Yesterday was “Traditional Sweets Day” in my country of origin. There are various views on how it came about, but the one the Association that established the Day takes has roots that go back more than a millennium: during a period in which plagues hit hard and wide, the then head of the nation decided to pray to the Gods to clear the epidemic with offerings of loads of sweets.
I visited a shrine that continues to perform this ritual in our times. There were chants to thank for the providence since last year’s ritual and request to have evil chased away until next year’s; there were music and dance by shrine priests and maidens; and there was a real-time preparation of sweets:
The sweets resemble… left: two-leaf hollyhock (logo of the shrine I visited); right: wisteria
After the ritual, the attendants were distributed fortune sweets, and this amulet/talisman sticker:
The four characters say “chase away evil, bring in luck” (maybe you have noticed the last two characters from this little one?)
Recently, we seem to be plagued worldwide with the fear of the unknown leading to heated disputes, heightened tension, and deadly violence.
Maybe the prayers we gave yesterday in a town in my nation was not loud enough to be heard around the world.
But maybe if I scribble about it here, at least they will reach you.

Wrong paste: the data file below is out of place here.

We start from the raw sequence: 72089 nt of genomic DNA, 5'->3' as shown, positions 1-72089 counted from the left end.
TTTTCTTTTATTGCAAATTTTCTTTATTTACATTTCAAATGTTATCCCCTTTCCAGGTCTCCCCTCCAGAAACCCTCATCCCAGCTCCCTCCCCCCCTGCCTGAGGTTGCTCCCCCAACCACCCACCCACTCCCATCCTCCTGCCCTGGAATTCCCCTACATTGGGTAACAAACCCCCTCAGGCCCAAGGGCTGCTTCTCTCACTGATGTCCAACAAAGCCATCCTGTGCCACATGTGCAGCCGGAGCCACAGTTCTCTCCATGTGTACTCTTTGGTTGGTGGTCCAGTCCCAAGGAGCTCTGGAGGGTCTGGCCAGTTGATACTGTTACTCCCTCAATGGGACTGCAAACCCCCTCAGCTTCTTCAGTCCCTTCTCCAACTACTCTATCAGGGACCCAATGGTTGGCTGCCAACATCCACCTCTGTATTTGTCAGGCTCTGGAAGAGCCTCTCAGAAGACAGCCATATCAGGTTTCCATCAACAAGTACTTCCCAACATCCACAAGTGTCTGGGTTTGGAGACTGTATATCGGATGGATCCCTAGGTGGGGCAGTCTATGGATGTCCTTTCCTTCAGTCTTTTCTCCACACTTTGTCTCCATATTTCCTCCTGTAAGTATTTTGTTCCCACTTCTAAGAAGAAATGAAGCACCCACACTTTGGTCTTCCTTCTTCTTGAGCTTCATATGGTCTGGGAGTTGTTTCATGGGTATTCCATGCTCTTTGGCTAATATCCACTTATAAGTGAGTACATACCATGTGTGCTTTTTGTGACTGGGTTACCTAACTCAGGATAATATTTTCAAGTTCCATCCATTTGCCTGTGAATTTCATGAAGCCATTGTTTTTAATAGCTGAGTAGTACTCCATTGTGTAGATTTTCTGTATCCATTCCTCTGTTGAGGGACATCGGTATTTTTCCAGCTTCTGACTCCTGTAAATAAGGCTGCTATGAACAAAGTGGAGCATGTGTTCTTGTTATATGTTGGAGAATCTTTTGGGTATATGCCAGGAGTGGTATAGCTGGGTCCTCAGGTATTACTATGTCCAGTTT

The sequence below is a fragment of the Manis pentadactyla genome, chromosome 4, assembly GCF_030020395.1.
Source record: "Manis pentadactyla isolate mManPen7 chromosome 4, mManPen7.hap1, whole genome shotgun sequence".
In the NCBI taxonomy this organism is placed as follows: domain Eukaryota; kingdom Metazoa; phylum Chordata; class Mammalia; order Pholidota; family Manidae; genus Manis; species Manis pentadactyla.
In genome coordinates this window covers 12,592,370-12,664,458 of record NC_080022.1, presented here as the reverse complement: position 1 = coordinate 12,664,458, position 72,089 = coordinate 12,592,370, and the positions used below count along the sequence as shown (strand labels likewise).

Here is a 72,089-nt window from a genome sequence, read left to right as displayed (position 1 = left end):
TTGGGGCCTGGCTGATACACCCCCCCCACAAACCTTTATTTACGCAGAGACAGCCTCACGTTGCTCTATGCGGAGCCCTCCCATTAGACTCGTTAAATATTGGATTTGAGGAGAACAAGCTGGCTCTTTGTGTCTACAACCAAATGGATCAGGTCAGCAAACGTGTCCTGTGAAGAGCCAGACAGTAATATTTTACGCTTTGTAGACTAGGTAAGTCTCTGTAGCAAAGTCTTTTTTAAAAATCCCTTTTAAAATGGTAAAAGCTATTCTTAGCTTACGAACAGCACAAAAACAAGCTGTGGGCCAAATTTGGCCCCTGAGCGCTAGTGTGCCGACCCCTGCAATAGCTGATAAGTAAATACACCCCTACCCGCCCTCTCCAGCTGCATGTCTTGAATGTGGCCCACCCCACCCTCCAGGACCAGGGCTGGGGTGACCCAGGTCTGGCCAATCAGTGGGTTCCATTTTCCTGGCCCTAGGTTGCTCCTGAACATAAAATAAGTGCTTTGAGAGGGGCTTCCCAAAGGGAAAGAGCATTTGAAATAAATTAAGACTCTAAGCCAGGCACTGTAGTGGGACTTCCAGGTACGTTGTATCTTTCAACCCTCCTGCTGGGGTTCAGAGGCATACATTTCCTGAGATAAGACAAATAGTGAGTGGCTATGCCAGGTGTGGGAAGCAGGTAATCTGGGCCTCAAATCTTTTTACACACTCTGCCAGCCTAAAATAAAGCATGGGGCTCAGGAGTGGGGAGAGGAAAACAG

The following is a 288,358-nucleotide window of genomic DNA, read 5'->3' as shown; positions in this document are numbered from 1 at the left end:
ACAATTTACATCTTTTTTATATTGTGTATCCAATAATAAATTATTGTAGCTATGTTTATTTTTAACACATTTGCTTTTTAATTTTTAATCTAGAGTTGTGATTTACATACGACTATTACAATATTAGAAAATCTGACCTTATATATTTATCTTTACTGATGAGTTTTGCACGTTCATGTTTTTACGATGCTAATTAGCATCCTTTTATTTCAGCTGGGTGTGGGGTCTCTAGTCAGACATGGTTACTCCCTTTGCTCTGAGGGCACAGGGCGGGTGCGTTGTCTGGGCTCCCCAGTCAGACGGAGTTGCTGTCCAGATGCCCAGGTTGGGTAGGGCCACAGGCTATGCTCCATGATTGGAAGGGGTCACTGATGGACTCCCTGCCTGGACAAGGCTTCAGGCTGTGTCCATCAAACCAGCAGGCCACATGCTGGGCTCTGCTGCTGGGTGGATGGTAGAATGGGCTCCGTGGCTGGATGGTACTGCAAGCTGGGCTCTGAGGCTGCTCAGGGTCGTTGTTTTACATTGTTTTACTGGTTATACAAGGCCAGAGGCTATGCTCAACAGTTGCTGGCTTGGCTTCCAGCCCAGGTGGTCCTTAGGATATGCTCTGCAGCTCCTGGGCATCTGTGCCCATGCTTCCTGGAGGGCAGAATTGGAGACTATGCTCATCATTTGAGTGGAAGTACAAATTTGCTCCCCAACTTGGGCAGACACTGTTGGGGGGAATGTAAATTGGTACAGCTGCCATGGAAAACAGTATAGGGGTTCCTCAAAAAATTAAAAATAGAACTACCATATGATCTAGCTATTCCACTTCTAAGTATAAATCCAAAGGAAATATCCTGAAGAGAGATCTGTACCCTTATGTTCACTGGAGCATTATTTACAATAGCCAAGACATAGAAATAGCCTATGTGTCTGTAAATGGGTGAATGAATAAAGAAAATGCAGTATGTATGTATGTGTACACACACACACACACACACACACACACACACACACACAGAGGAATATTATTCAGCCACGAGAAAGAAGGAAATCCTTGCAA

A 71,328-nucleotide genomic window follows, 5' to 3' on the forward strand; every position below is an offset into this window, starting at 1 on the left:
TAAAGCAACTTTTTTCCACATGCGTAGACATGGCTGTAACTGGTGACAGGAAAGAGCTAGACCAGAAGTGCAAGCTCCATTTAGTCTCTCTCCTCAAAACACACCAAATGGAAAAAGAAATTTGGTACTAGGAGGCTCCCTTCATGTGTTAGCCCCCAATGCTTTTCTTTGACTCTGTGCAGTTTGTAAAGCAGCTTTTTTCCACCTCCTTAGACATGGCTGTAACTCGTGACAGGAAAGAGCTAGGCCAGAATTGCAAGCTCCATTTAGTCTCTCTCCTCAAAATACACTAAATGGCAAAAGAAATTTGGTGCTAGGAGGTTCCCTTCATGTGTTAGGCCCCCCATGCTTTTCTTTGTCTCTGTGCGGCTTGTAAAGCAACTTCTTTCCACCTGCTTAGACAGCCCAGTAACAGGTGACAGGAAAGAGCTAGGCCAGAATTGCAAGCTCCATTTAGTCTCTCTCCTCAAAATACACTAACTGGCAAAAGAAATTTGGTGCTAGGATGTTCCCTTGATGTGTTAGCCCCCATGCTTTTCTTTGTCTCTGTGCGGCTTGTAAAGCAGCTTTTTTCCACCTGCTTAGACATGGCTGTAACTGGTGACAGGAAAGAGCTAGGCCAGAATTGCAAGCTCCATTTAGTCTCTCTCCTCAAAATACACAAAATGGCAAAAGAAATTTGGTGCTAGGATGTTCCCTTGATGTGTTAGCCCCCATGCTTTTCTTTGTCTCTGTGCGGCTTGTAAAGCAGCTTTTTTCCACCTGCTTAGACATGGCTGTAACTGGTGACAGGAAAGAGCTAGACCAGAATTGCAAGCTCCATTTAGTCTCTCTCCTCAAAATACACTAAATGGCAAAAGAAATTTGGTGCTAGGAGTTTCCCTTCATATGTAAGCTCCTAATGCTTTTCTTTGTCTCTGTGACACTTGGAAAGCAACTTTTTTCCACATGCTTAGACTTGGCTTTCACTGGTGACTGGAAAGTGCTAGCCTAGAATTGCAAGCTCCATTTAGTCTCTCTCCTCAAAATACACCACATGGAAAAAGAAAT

And maybe you can spread them to your town in your nation.
Then maybe we can unite to beat the pandemic.
I brought home some more fortune sweets to share with you:
The sweets resemble… top left: “red rice” (usually served on happy occasions in my culture); top right: gourd (with lots of seeds and its fruitfulness, represents prosperity); bottom: sea bream (pronounced similarly to the word for “fortuitous” in my mother tongue, represents fortune – in fortuitous colours, red and white)
And if you like, have a bowl of tea (made by yours truly!) with the fortune sweet distributed at the shrine while you stay here:
The sweet resembles coins used in the olden days, but characters changed to read (from right to left) “sign of fortune” and (from top to bottom) “God of the Mountains (the God enshrined at the shrine I visited)”
I pray that all the lives lost due to the fear plague, most recently yesterday for fear arising from differences in views, rest in peace.
I pray that none of us will wake up to another tragic news tomorrow morning.
I pray “chase away evil, bring in luck” to you.